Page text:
After 23 seasons, Augusta coach Rick Hess is done coaching the baseball team.


 

At the end of last season, Rick Hess wasn’t even sure he was going to coach Augusta’s baseball team anymore.

Hess’ wife Carla and son Alec both pleaded with him to stay one more year, which he did. But Friday after the?Orioles’ loss to El Dorado in Regional play ended their season, Hess’ mind was made up.

After 23 seasons, Hess is done coaching the baseball team.

“I’ll always love the game. I‘ve played it since I was 5 [years old]. I been a part of it for 41 years straight,” Hess said. “I’ll miss it some. I’ll still be a supporter. But physically and mentally, I have no regrets. I need to be done, take care of my body, and when it’s not as enjoyable as it once was, that speaks volumes.”

Even during the last few days of the season, Hess was dealing with health issues. He’s had nine surgeries, including on his back and wrists, and had to spend time in the hospital last summer.

“At first, I didn’t really agree with his decision, but if he’s happy and that’s what he wants, then I agree,” Alec said. 

Hess knows it seems like odd timing. Alec will be a senior next season. He said his wife and son have shed some tears about the tough decision.

“I love the game. Right now, my body is not loving me much back,” Hess said.

Leaving behind a legacy

Hess was the first to throw a pitch for Augusta High School’s baseball team in 1979. He went on to pitch at Butler for two years, then for two more at Newman University, where he received postseason honors his senior season.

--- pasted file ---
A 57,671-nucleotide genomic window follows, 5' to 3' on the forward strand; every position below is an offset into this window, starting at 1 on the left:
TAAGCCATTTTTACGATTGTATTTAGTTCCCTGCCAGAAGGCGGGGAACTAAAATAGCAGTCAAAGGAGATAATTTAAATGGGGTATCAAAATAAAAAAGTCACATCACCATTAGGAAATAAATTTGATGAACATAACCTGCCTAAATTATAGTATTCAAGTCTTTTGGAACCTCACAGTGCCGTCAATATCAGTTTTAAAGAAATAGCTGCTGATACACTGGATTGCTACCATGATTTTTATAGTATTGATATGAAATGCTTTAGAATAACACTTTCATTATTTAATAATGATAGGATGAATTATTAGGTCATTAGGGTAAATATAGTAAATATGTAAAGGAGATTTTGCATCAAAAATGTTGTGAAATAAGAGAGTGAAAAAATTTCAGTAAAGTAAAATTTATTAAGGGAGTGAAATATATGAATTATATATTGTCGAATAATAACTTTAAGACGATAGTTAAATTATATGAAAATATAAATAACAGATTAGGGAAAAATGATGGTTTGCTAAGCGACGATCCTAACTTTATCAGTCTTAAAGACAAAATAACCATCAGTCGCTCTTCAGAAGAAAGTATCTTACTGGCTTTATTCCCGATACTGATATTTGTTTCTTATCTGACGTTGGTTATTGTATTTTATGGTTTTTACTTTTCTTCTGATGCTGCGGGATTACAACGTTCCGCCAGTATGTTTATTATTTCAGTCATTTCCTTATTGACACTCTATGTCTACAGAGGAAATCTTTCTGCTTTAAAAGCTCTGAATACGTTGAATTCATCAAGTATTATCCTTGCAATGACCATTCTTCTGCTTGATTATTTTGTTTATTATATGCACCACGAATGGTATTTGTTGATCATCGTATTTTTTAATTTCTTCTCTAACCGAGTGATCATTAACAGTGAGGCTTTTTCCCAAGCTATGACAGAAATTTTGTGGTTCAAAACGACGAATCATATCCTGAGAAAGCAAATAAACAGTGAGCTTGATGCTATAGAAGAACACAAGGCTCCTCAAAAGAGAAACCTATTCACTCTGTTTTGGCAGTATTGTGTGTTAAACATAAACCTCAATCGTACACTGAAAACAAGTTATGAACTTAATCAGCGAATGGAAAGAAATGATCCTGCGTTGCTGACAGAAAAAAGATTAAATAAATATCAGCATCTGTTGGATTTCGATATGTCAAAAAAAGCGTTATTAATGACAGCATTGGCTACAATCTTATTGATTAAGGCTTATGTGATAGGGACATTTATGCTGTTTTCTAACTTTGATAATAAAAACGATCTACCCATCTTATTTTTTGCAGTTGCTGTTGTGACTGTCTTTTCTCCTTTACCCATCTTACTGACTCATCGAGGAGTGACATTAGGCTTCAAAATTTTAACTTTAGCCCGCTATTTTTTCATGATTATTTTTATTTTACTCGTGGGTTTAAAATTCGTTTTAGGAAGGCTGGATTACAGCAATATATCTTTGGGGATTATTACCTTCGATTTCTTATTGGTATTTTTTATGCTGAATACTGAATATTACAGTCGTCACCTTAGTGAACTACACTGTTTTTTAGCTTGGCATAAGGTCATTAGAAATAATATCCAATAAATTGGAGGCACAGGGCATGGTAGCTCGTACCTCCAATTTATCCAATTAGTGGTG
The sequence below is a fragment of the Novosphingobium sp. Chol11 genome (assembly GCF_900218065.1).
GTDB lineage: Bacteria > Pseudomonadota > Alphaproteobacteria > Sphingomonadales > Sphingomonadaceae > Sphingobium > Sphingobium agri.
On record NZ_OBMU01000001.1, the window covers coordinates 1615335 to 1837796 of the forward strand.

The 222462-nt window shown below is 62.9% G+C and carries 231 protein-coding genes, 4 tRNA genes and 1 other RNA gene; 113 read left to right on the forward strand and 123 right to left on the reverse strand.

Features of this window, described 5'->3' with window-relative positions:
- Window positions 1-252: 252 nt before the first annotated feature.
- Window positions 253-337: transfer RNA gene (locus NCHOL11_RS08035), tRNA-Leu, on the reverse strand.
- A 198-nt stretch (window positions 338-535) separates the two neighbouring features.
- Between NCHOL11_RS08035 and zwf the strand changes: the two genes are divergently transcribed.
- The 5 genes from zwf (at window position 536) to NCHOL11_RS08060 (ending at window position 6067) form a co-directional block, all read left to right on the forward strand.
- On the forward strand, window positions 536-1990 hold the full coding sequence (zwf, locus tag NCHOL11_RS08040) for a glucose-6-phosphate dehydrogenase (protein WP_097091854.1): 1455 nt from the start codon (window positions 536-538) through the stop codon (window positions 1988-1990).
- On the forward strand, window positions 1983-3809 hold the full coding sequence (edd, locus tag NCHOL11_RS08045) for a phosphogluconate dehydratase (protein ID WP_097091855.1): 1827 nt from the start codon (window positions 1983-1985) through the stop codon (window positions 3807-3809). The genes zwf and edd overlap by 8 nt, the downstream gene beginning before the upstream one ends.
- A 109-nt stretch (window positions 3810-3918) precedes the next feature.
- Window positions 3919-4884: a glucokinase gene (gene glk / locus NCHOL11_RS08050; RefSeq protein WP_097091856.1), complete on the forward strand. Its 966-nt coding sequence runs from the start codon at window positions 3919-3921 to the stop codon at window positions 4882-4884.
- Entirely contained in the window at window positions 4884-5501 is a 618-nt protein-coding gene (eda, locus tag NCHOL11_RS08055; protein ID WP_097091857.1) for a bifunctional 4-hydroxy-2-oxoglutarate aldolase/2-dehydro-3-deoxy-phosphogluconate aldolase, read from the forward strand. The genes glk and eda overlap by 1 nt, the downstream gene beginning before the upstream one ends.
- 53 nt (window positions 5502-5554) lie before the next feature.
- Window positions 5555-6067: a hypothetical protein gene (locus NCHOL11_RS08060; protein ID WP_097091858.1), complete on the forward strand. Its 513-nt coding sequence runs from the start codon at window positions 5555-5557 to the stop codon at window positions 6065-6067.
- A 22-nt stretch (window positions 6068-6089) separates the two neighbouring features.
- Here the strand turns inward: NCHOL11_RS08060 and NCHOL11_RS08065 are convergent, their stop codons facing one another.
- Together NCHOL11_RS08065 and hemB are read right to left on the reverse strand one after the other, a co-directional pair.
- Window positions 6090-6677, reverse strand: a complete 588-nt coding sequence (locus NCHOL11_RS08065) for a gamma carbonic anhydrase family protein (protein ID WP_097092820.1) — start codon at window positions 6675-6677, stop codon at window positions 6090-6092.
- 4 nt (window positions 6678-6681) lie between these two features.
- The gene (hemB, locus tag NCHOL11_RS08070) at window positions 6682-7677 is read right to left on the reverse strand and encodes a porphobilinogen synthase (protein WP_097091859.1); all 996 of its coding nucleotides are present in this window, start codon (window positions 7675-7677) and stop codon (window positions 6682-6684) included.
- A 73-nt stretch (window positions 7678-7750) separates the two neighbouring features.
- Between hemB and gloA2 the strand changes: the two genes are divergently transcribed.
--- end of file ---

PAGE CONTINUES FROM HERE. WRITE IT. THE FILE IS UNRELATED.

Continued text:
“You don’t get much for it, you get a [little] plaque, but it’s my favorite plaque,” Hess joked with a smile.

Though he never won the big one, Hess did lead Augusta to a State runner-up finish and will finish his career with a winning record. More than that, though, Hess is proud of the name he helped build for Augusta baseball.

“Myself and my teams have always represented Augusta well,” Hess said. “I was born in this town, and that means a lot to me. We don’t throw our helmets and we don’t throw our bats. We don’t address other teams and other players and other coaches in anything disrespectfully.”

Hess said he had a tremendous amount of gratitude for his son, wife and daughter Aubrey through the years.

“More than anything else through the years, I’ve appreciated my family. My wife Carla, she goes through all the wins, she goes through all the losses with me,” Hess said. 

Now that he’ll have free time for the first time next spring, he plans on going to tournament bass fishing, getting back out on his motorcycle and, if his wrists allow, hitting the golf links.